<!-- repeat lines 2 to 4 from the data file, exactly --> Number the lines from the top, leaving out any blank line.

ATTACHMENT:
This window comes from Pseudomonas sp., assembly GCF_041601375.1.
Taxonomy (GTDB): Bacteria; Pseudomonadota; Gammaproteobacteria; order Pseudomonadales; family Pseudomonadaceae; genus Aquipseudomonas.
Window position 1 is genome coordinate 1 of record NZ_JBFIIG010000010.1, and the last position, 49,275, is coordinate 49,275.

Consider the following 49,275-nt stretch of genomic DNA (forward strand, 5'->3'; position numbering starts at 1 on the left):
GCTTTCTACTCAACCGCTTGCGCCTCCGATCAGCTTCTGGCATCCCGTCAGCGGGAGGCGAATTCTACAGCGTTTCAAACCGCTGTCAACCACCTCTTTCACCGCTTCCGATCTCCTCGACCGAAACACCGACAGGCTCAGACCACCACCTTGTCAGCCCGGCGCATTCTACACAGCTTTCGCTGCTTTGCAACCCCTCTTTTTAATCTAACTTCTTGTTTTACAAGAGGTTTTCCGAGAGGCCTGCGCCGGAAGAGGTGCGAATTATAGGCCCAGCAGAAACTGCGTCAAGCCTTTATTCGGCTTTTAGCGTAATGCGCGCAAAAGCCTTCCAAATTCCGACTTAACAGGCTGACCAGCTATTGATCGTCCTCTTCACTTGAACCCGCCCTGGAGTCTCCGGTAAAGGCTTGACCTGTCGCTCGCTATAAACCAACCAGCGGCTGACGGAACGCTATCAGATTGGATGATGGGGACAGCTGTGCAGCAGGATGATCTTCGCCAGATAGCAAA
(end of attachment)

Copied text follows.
Taxonomy (GTDB): Bacteria; Pseudomonadota; Gammaproteobacteria; order Pseudomonadales; family Pseudomonadaceae; genus Aquipseudomonas.
Window position 1 is genome coordinate 1 of record NZ_JBFIIG010000010.1, and the last position, 49,275, is coordinate 49,275.

Consider the following 49,275-nt stretch of genomic DNA (forward strand, 5'->3'; position numbering starts at 1 on the left):